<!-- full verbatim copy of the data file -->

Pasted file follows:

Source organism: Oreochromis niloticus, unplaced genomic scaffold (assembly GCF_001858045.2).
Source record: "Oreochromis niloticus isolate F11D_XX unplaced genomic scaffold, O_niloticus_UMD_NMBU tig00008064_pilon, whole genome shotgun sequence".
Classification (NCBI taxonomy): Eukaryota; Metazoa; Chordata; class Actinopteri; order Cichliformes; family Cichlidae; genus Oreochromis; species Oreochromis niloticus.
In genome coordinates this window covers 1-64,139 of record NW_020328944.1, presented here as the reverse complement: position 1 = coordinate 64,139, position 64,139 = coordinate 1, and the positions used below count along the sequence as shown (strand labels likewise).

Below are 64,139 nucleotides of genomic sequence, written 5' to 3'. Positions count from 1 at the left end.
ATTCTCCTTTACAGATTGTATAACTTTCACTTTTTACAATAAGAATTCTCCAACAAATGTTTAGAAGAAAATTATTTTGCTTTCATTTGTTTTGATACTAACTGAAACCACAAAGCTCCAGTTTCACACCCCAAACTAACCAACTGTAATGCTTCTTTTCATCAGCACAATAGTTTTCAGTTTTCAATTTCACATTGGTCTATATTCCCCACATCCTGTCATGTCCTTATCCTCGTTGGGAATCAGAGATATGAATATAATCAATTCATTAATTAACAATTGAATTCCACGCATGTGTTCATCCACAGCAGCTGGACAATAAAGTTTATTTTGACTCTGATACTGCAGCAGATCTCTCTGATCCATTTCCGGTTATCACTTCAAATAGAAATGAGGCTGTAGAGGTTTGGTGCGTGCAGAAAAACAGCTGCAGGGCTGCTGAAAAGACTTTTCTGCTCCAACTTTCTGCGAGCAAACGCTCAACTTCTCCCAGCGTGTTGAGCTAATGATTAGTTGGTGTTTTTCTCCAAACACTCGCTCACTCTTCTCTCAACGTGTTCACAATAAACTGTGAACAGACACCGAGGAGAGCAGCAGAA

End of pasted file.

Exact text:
Source organism: Oreochromis niloticus, unplaced genomic scaffold (assembly GCF_001858045.2).
Source record: "Oreochromis niloticus isolate F11D_XX unplaced genomic scaffold, O_niloticus_UMD_NMBU tig00008064_pilon, whole genome shotgun sequence".
Classification (NCBI taxonomy): Eukaryota; Metazoa; Chordata; class Actinopteri; order Cichliformes; family Cichlidae; genus Oreochromis; species Oreochromis niloticus.
In genome coordinates this window covers 1-64,139 of record NW_020328944.1, presented here as the reverse complement: position 1 = coordinate 64,139, position 64,139 = coordinate 1, and the positions used below count along the sequence as shown (strand labels likewise).

Below are 64,139 nucleotides of genomic sequence, written 5' to 3'. Positions count from 1 at the left end.
ATTCTCCTTTACAGATTGTATAACTTTCACTTTTTACAATAAGAATTCTCCAACAAATGTTTAGAAGAAAATTATTTTGCTTTCATTTGTTTTGATACTAACTGAAACCACAAAGCTCCAGTTTCACACCCCAAACTAACCAACTGTAATGCTTCTTTTCATCAGCACAATAGTTTTCAGTTTTCAATTTCACATTGGTCTATATTCCCCACATCCTGTCATGTCCTTATCCTCGTTGGGAATCAGAGATATGAATATAATCAATTCATTAATTAACAATTGAATTCCACGCATGTGTTCATCCACAGCAGCTGGACAATAAAGTTTATTTTGACTCTGATACTGCAGCAGATCTCTCTGATCCATTTCCGGTTATCACTTCAAATAGAAATGAGGCTGTAGAGGTTTGGTGCGTGCAGAAAAACAGCTGCAGGGCTGCTGAAAAGACTTTTCTGCTCCAACTTTCTGCGAGCAAACGCTCAACTTCTCCCAGCGTGTTGAGCTAATGATTAGTTGGTGTTTTTCTCCAAACACTCGCTCACTCTTCTCTCAACGTGTTCACAATAAACTGTGAACAGACACCGAGGAGAGCAGCAGAA